It just happened again. My Twitter mentions blew up, because someone posted a tweet soliciting names of favorite female science writers after most of the students in a science communication class couldn’t come up with a single one. I have no doubt that the tweet was well-intentioned, but all I could think is, oh no, here we go again…
Of course I was flattered and happy to be mentioned in the tweets and responses, and I’d be overjoyed to see more attention paid to the many, many talented and accomplished writers who aren’t cis men.
The problem is that these twitter threads don’t really accomplish that, and I’ve started to wonder if they might even be counter productive if they make people feel like they’ve accomplished more than they really have.
It’s easy to see the appeal though. It feels good to do something. Science writing is a field filled with women, and yet the counts and statistics show that the awards and recognition and plum assignments go disproportionately to men. And the problems driving this are “so systemic, so insidious, so much a part of our culture and so much bigger than one single person that it feels hopeless,” as Bethany Brookshire said in a chat among some of my journalist friends. A discussion in which we collectively wrung our hands and did a lot of sighing.
“How can you nudge the finger of every person who automatically RTs the same men, crowing their brilliance, while scrolling past the few women in their feed?” Brookshire asked. “How can you possibly shift the gaze of a male science writer, looking for articles to read and promote, who tracks toward the bylines of the people he’s already friends with, giving them priority over the people of whom he’s never heard?” There aren’t many easy answers, she said. “But you can tweet. That takes only a second. It gives a small sweet feeling of triumph. You DID something.”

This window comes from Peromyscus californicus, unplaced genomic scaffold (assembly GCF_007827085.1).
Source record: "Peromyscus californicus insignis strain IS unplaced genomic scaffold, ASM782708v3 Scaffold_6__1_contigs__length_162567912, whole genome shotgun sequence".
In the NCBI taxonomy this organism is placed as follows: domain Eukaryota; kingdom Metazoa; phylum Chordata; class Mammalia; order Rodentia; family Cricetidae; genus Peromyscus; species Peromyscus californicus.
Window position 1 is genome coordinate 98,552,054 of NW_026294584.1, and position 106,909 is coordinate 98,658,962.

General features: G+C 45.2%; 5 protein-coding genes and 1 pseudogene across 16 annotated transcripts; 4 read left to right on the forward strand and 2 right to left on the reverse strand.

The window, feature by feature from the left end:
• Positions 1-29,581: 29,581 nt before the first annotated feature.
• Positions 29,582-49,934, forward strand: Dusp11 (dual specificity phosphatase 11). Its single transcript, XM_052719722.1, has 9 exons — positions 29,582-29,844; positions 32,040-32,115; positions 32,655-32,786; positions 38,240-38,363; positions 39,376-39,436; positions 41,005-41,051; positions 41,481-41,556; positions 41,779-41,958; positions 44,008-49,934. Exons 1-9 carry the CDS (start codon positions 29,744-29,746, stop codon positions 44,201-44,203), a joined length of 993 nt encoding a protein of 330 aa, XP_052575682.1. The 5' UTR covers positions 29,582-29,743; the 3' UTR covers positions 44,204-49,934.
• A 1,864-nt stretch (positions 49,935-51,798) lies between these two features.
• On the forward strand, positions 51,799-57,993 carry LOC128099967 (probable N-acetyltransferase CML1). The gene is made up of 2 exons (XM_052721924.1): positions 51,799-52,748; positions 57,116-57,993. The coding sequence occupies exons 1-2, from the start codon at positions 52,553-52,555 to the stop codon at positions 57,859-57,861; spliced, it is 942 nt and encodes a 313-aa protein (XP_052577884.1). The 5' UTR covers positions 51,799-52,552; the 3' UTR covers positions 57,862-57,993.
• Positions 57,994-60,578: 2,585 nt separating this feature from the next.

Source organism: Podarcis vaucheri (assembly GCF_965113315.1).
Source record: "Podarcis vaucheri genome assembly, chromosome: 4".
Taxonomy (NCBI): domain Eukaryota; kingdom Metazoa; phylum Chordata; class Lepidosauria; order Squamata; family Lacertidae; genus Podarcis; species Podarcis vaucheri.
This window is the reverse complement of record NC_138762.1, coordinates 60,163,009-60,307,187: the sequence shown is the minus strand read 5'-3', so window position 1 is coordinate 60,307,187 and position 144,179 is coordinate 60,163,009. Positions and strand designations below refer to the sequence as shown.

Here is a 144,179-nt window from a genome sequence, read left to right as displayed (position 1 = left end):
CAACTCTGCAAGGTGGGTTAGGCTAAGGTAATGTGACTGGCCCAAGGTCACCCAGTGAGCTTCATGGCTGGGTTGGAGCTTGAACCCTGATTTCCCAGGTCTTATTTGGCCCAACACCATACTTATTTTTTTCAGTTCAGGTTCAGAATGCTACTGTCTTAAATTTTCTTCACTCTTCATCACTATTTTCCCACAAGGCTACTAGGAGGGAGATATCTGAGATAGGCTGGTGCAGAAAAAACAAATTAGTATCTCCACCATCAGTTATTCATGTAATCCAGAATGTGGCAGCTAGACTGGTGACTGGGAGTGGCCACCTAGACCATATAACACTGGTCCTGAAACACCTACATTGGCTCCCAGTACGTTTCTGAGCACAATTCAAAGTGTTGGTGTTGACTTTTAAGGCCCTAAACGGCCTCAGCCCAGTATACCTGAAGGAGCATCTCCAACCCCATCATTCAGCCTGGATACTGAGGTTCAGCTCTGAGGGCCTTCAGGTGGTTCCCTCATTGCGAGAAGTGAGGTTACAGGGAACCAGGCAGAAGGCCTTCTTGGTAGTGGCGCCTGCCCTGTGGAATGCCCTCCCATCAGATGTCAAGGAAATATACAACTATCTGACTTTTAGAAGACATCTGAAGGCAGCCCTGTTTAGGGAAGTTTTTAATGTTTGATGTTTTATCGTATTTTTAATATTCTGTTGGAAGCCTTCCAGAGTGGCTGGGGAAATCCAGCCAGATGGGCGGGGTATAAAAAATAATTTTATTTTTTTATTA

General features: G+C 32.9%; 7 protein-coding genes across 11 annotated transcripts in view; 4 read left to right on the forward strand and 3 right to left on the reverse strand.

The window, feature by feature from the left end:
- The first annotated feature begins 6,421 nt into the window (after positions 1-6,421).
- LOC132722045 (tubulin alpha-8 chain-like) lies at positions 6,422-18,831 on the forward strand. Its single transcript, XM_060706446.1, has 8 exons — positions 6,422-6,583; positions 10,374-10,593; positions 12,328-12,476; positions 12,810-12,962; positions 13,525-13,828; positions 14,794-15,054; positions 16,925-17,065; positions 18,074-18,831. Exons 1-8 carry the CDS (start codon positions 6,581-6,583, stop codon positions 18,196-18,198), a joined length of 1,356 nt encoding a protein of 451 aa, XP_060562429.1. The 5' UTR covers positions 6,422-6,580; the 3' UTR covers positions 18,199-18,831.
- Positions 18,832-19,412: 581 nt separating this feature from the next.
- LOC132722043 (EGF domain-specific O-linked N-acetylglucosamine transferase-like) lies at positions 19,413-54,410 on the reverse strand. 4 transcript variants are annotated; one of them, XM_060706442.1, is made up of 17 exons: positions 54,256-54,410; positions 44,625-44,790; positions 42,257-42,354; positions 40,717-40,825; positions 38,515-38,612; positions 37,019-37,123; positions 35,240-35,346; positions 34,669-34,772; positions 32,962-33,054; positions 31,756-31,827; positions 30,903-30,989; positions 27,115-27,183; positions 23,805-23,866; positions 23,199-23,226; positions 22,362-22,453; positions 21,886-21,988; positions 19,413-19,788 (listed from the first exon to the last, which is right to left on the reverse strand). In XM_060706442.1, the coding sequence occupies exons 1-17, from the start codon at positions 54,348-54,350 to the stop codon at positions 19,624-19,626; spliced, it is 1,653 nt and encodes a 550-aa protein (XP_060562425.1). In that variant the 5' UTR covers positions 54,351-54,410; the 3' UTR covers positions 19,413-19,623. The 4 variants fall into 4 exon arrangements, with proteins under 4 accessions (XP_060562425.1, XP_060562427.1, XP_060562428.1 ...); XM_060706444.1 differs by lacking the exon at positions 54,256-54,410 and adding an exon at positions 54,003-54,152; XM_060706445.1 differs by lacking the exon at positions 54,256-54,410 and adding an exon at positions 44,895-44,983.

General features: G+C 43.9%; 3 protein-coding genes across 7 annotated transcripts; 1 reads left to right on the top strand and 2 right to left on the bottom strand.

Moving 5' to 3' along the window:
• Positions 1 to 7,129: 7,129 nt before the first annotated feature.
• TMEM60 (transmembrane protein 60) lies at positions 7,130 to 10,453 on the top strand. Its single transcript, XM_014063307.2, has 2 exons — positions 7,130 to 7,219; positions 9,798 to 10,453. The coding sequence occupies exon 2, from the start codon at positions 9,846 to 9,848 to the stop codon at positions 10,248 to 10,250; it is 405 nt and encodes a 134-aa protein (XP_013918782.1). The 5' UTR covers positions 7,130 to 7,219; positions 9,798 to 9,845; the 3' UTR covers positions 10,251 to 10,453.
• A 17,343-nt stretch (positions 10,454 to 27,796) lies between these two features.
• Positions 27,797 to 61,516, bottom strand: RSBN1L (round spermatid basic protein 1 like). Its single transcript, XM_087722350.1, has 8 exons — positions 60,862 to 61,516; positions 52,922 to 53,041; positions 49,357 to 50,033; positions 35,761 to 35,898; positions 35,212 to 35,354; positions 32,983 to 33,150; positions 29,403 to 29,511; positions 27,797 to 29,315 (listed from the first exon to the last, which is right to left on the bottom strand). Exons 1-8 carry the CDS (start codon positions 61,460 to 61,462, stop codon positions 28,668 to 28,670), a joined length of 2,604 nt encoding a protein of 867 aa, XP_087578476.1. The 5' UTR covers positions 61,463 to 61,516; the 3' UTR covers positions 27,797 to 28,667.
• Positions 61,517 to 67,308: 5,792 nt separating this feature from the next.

What does this accomplish? It can make you feel good for a minute. “If you’re a man, you get ‘fresh-baked ally cookies’ and if you’re a woman, you get the cred of looking like crusaders,” Brookshire said.
But then you’re back to square one. “This is not an effective means of signal boosting—I think I got one new follower,” Shannon Palus said in our informal discussion. “Increasing diversity meaningfully requires people with power, money and/or clout spending time and resources on sharing that power, money, and/or clout.”
Yes, it truly does feel uplifting to be praised in these Twitter threads, but it doesn’t help us solve the invisible women problem when these outbursts of love are mostly among ourselves. We need people to buy our books, invite us to speak at events. Give us a seat at the table.
Maryn McKenna may have said it best with this tweet, “I am thrilled to see so many women science writers listed. I’m simultaneously discouraged that we keep having to make these lists, again and again.”